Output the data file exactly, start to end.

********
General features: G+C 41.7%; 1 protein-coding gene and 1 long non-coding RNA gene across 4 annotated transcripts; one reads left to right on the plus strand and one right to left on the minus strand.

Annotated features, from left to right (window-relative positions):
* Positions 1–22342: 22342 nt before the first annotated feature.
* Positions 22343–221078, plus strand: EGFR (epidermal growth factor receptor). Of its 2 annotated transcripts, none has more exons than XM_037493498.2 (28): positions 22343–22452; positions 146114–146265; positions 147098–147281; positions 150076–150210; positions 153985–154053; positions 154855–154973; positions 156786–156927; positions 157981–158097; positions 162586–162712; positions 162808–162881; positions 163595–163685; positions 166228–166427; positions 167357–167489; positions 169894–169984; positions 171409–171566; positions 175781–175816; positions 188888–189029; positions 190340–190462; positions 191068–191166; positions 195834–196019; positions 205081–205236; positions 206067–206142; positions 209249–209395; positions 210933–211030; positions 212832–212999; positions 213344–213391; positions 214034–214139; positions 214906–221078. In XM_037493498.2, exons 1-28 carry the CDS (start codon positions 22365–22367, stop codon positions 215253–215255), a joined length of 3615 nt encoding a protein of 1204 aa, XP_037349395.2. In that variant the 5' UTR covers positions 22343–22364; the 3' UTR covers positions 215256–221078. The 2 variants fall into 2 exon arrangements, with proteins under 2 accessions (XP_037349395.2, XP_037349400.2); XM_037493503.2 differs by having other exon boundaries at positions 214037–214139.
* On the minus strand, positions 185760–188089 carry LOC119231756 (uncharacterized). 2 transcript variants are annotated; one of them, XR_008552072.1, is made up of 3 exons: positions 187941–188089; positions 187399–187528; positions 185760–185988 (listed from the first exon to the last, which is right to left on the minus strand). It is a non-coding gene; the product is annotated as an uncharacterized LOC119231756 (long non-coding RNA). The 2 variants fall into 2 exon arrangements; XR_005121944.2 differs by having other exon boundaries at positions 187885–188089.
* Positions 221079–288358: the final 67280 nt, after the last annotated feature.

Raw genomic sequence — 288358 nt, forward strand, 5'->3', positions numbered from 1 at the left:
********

General features: G+C 41.7%; 1 protein-coding gene and 1 long non-coding RNA gene across 4 annotated transcripts; one reads left to right on the plus strand and one right to left on the minus strand.

Annotated features, from left to right (window-relative positions):
* Positions 1–22342: 22342 nt before the first annotated feature.
* Positions 22343–221078, plus strand: EGFR (epidermal growth factor receptor). Of its 2 annotated transcripts, none has more exons than XM_037493498.2 (28): positions 22343–22452; positions 146114–146265; positions 147098–147281; positions 150076–150210; positions 153985–154053; positions 154855–154973; positions 156786–156927; positions 157981–158097; positions 162586–162712; positions 162808–162881; positions 163595–163685; positions 166228–166427; positions 167357–167489; positions 169894–169984; positions 171409–171566; positions 175781–175816; positions 188888–189029; positions 190340–190462; positions 191068–191166; positions 195834–196019; positions 205081–205236; positions 206067–206142; positions 209249–209395; positions 210933–211030; positions 212832–212999; positions 213344–213391; positions 214034–214139; positions 214906–221078. In XM_037493498.2, exons 1-28 carry the CDS (start codon positions 22365–22367, stop codon positions 215253–215255), a joined length of 3615 nt encoding a protein of 1204 aa, XP_037349395.2. In that variant the 5' UTR covers positions 22343–22364; the 3' UTR covers positions 215256–221078. The 2 variants fall into 2 exon arrangements, with proteins under 2 accessions (XP_037349395.2, XP_037349400.2); XM_037493503.2 differs by having other exon boundaries at positions 214037–214139.
* On the minus strand, positions 185760–188089 carry LOC119231756 (uncharacterized). 2 transcript variants are annotated; one of them, XR_008552072.1, is made up of 3 exons: positions 187941–188089; positions 187399–187528; positions 185760–185988 (listed from the first exon to the last, which is right to left on the minus strand). It is a non-coding gene; the product is annotated as an uncharacterized LOC119231756 (long non-coding RNA). The 2 variants fall into 2 exon arrangements; XR_005121944.2 differs by having other exon boundaries at positions 187885–188089.
* Positions 221079–288358: the final 67280 nt, after the last annotated feature.

Raw genomic sequence — 288358 nt, forward strand, 5'->3', positions numbered from 1 at the left: